The positive side of the night for me personally is that I go with friends and we have a brilliant time. This year we were treated to a ‘red carpet’ make over by Bobbi Brown UK in John Lewis and Partners, Oxford Street ahead of the show and spent our time enjoying a good catch up. It is what you make it, and if you want to spend the big bucks to meet the stars on the red carpet, the opportunity is there. It’s not what we’re keen to do but it would certainly be an experience not to be forgotten I’m sure. You can book tickets for next year so if you feel it’s time to see what all the fuss is about and see the inside of the awards for yourself, book now: www.nationaltvawards.com/
The dust has settled on another National Television Awards – the free bar for the nominees and their plus ones has been pounded, the ticket holding members of the public have finally felt able to put their shoes back on (I saw many a fellow attendee with sore feet, clutching their inappropriate choices of footwear in their hands!) and the winners are all admiring their spectacular trophies I expect. Did you vote in this year’s National Television Awards and did your favourites win?
Here’s what I thought of the various outcomes and I’ll let you in on who I had my money on in each category too… (when I say money, I do mean Monopoly cash – just so you know and so my husband doesn’t fly into a blind panic if he reads this!)…
Factual Entertainment: Paul O’Grady: For The Love of Dogs
I voted for this show, I think its stood the test of time and like many members of the British public, I love animals and want to see them living their best life. Paul is an inspirational guy and as a presenter with such as passion for dogs, the combination couldn’t be better. A much deserved win!
Quiz Show: The Chase
Another show I voted for, I love Bradley Walsh as a presenter, I think the banter between the various chasers and the contestants is good entertainment value and I think the format is very watchable. It has long been my favourite quiz show. Happy viewer and voter!
New Drama : Bodyguard
Of course it was, and of course I voted for this. BBC One has needed a gripping drama of this quality to up its game with so many channel choices out there. Richard Madden was a top choice to take the title role and I will never forget the first episode, edge of my seat and almost on the floor! An unsurprising winner.
Drama Performance: Richard Madden
Did I vote for him? Why yes you nosy devils, I did indeed! He’s not been on my radar before Bodyguard but he’s on it now and will remain so for a long time to come. A humble winner who couldn’t have been better cast in such a prolific role, long may Madden reign!
Talent Show: Strictly Come Dancing
Yes I voted for Strictly! It’s one of my all time favourite shows and I thought last year’s was one of the bet years they’ve had so far. They seem to be able to do no wrong as they also won last year. I’m just gutted that none of the judges made it to the shortlist this year.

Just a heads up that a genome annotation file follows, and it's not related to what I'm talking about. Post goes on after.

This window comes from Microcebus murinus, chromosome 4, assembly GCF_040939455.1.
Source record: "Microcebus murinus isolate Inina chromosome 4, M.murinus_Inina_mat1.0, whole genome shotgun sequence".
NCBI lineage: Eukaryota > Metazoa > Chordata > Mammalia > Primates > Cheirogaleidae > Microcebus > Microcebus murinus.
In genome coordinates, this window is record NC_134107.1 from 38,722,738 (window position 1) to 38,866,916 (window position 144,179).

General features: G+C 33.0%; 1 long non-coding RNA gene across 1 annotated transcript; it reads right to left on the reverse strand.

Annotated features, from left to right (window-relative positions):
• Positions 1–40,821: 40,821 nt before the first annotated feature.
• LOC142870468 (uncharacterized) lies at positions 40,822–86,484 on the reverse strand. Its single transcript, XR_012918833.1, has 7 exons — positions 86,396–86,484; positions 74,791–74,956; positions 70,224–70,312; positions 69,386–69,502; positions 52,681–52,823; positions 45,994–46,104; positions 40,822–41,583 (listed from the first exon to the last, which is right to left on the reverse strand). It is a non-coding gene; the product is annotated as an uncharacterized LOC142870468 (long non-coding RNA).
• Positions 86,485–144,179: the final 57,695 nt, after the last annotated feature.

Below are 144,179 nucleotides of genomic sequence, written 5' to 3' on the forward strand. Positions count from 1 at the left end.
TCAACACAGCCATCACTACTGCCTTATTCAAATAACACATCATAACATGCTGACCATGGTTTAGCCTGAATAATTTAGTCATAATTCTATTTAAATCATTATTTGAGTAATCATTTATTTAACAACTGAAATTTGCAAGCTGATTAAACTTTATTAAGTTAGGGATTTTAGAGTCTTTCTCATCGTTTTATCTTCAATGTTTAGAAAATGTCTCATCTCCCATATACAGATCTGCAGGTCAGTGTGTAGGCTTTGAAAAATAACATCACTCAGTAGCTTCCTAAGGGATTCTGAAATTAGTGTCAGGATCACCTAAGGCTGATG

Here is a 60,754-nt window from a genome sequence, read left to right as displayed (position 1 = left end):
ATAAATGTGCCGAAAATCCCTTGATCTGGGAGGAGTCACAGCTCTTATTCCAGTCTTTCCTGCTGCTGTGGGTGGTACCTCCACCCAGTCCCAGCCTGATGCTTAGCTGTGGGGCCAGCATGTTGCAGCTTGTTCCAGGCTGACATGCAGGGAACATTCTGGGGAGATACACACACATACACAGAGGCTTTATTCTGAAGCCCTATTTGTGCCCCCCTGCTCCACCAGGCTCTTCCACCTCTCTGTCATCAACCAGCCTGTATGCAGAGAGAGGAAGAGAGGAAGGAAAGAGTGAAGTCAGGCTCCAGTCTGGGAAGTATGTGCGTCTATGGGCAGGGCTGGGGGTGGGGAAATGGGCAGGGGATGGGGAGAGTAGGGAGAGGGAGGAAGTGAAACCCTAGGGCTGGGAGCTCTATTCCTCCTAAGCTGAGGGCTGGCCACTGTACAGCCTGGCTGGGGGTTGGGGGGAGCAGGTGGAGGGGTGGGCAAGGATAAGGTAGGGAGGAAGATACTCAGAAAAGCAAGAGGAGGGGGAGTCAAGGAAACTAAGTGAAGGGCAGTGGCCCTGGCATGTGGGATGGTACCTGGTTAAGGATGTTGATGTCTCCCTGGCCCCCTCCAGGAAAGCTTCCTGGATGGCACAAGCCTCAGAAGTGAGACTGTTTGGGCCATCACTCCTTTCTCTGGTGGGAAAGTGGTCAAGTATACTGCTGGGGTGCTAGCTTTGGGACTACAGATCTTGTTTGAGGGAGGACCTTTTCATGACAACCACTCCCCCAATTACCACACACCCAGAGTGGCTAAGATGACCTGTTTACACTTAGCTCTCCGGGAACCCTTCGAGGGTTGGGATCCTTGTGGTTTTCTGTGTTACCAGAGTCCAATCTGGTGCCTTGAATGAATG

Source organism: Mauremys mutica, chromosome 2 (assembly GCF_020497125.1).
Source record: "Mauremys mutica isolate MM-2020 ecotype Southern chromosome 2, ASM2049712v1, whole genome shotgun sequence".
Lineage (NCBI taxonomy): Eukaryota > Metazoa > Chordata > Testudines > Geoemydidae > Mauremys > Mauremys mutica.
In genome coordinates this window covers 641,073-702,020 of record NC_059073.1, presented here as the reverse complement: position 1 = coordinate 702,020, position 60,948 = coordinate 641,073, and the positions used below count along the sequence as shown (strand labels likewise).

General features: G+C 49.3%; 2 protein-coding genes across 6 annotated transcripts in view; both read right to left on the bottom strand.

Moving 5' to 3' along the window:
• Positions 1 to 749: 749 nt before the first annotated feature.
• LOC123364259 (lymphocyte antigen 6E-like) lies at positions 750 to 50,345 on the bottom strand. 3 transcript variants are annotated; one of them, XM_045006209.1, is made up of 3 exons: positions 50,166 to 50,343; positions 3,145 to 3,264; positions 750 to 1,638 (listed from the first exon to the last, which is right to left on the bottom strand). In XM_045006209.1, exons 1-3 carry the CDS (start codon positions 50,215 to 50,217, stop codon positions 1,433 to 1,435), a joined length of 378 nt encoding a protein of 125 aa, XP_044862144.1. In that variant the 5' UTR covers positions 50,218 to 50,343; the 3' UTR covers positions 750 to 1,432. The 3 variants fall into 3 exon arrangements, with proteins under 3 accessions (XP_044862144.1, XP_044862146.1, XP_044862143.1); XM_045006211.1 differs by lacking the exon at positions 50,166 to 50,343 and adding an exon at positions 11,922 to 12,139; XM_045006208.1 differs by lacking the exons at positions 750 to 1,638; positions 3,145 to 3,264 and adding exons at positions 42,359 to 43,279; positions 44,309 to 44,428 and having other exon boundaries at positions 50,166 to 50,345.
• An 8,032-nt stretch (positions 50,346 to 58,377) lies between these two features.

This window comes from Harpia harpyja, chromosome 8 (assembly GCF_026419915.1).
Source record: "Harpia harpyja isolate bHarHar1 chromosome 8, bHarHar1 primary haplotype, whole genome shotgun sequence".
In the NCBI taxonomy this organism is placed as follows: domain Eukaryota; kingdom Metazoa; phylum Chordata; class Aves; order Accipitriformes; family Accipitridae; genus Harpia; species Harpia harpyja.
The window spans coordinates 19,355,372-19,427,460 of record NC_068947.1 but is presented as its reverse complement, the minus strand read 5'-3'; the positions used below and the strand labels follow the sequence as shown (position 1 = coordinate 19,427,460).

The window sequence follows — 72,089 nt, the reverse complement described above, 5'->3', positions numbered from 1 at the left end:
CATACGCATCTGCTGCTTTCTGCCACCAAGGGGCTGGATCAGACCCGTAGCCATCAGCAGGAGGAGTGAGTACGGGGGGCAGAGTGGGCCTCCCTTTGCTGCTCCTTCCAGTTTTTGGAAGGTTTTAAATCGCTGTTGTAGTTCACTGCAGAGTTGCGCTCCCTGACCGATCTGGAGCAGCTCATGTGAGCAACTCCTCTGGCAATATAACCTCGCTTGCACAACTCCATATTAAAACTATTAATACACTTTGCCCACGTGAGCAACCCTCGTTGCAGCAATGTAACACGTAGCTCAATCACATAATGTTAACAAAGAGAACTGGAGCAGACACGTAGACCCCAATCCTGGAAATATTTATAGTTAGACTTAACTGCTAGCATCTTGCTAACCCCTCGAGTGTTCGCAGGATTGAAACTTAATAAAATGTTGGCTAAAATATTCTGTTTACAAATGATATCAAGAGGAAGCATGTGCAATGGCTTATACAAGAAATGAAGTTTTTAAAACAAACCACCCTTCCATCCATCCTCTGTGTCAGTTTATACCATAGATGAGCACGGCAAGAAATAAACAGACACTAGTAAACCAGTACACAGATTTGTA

Comedy: Peter Kay’s Car Share
If I had been putting money on National Television Awards winners I’d have been steaming ahead by now as this was another of my choices. Peter Kay developed a comedy in Car Share that we’ve not seen anywhere else and it never failed to tickle me. The episode featuring the monkey will be a memory I’ll always laugh out loud at. It was the last time that the show would be eligible as it has come to a close now, so it’s lovely that they won and great for Peter Kay too as he’s been off the scene.
Newcomer: James Moore
I don’t think I’ve ever felt so elated when a winner has been announced at this show. James Moore has been such a terrific addition to the Emmerdale cast and I wouldn’t have voted for anyone else. He made a fantastic entrance to claim his trophy and he’s raising the profile of actors with a disability. I hope he stays in the soap long enough to be in the running for a best actor award in future years.
Daytime: This Morning
I think I’d be hard pushed to think of a better winner, This Morning trumps all the other nominees every time and was naturally on my radar to vote for with Eamonn Holmes and Ruth Langsford being two of my all time best loved presenters. I do wonder if the public vote for it just so they can watch a hungover Phillip Schofield and Holly Willoughby the next morning though…
TV Judge: David Walliams
I have to admit that I failed to vote in this category when the shortlist was announced as I wanted Shirley Ballas from Strictly Come Dancing to be in the running. David Walliams is extremely entertaining but his choices of act on Britain’s Got Talent to go through are usually slightly off the wall and not necessarily the same choices I’d make. So although he was probably one of the best shortlisted nominees in that category, I was a bit disappointed. Sorry! It also broke my winning streak, but then I was never in the running for this one with my beloved Ms Ballas out of the picture!
Drama : Peaky Blinders
I didn’t vote for the show, I’ve never watched it, however I can see why it won as I know the following are strong and committed. I had a dilemma as to who I voted for as I support Casualty and the cast, but I adore Call The Midwife, so I was torn. I went with the latter but all my work colleagues went with the former!